XREAL Air 2 Ultra 6DoF AR glasses

Xreal Air 2 Ultra 6DoF AR glasses (Image Credit: Xreal)


A tiny Sony OLED display powers each eye with a refresh rate of 120Hz and 1080p resolution that drops to 90Hz in 3D mode. The glasses offer a 52-degree field of vision, 500 nits of brightness (250 nits in 3D mode), and three dimming levels that change to help with immersion. Two microphones are integrated into the onboard directional audio system to enhance privacy further while in use.

The Samsung S22 and S23, as well as an “Xreal custom computing unit” currently under development, will initially be compatible with the spatial computing components. It can be used as a video output when connected via USB-C to a Mac or iPhone, and Nebula for Mac is supported in beta.

Pre-orders for the $699 Xreal Air 2 Ultra, aimed at developers rather than the general public, are currently being accepted, with shipments scheduled for the end of March.

Qualcomm’s New AR/VR Chipset Could Upset the ‘Apple Cart’

There’s that name again. Qualcomm made some big noise in the AR and VR headset market at CES 2024 with the release of the Snapdragon XR2+ Gen 2 platform.

Qualcomm thinks it can power new technology that enhances mixed- and virtual-reality experiences by introducing a new single-chip architecture with numerous battery life, product design, and performance implications.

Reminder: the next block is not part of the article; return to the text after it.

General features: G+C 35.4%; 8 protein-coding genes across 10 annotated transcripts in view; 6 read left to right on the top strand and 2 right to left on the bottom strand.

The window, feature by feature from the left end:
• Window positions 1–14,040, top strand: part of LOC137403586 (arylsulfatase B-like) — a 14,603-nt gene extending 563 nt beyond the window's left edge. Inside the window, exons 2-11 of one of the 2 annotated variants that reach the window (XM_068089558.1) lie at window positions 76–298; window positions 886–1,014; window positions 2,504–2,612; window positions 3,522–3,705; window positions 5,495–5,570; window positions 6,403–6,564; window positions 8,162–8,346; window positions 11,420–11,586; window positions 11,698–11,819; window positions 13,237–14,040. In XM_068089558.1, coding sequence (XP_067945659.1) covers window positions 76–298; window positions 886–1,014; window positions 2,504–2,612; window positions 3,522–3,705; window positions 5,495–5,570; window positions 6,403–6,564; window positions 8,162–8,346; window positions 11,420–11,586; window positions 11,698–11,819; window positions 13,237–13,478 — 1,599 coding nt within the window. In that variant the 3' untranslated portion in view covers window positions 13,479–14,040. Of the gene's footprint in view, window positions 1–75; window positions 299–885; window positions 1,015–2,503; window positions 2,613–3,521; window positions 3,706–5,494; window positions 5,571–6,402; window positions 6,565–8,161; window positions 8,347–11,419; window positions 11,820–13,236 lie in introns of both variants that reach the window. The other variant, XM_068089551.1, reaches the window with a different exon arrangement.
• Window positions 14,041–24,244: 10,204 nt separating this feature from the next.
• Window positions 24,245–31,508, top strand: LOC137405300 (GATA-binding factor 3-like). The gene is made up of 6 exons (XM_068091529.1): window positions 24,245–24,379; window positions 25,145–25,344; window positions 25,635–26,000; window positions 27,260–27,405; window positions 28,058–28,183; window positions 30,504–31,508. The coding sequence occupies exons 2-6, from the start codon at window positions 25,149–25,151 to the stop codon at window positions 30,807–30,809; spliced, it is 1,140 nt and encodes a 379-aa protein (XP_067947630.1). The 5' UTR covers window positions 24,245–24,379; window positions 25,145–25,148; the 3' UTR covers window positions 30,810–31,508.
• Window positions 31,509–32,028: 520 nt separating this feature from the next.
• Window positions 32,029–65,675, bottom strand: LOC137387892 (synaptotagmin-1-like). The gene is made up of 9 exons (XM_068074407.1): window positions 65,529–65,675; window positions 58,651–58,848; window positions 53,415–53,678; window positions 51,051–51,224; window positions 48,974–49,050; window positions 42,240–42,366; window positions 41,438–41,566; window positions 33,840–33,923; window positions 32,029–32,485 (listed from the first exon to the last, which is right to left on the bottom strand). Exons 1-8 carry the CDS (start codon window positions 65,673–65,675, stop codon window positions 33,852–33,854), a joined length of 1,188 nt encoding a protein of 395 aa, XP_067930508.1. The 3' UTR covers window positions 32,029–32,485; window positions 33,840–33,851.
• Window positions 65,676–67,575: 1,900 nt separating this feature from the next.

Based on the XR2 Gen 2, the Plus model offers 15% more GPU frequency and 20% more CPU frequency than comparable products, allowing the chip to provide up to 4.3K per eye resolution. That level of photo-realistic resolution squarely positions it as a compelling challenger to Apple’s Vision Pro.

Snapdragon XR2+ Gen 2 platform upgrades from Snapdragon XR Gen 2

(Image Credit: Qualcomm)

Additionally, Qualcomm claims it will perform eight times as well in artificial intelligence as the Snapdragon XR2 Gen 1. The Qualcomm chip upgrade will enhance users’ visual perception and support up to 12 simultaneous cameras, enabling it to process more data on the user’s motion and surroundings.